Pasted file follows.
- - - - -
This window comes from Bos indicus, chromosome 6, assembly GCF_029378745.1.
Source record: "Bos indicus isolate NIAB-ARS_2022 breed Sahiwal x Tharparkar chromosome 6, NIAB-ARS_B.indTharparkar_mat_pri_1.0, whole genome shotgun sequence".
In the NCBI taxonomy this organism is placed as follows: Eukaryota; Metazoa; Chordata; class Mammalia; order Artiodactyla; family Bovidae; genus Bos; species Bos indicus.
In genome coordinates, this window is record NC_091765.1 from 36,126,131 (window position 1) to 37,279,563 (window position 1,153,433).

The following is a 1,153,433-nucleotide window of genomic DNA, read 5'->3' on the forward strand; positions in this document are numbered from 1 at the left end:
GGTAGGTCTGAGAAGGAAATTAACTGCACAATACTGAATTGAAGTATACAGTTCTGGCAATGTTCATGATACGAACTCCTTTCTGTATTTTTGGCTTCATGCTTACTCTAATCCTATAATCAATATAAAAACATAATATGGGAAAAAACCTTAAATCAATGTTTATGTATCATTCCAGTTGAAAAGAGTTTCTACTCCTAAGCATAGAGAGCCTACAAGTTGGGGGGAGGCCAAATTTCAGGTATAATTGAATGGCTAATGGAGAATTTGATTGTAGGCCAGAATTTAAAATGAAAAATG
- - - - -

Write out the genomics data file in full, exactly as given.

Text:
This window comes from Bos indicus, chromosome 6, assembly GCF_029378745.1.
Source record: "Bos indicus isolate NIAB-ARS_2022 breed Sahiwal x Tharparkar chromosome 6, NIAB-ARS_B.indTharparkar_mat_pri_1.0, whole genome shotgun sequence".
In the NCBI taxonomy this organism is placed as follows: Eukaryota; Metazoa; Chordata; class Mammalia; order Artiodactyla; family Bovidae; genus Bos; species Bos indicus.
In genome coordinates, this window is record NC_091765.1 from 36,126,131 (window position 1) to 37,279,563 (window position 1,153,433).

The following is a 1,153,433-nucleotide window of genomic DNA, read 5'->3' on the forward strand; positions in this document are numbered from 1 at the left end:
GGTAGGTCTGAGAAGGAAATTAACTGCACAATACTGAATTGAAGTATACAGTTCTGGCAATGTTCATGATACGAACTCCTTTCTGTATTTTTGGCTTCATGCTTACTCTAATCCTATAATCAATATAAAAACATAATATGGGAAAAAACCTTAAATCAATGTTTATGTATCATTCCAGTTGAAAAGAGTTTCTACTCCTAAGCATAGAGAGCCTACAAGTTGGGGGGAGGCCAAATTTCAGGTATAATTGAATGGCTAATGGAGAATTTGATTGTAGGCCAGAATTTAAAATGAAAAATG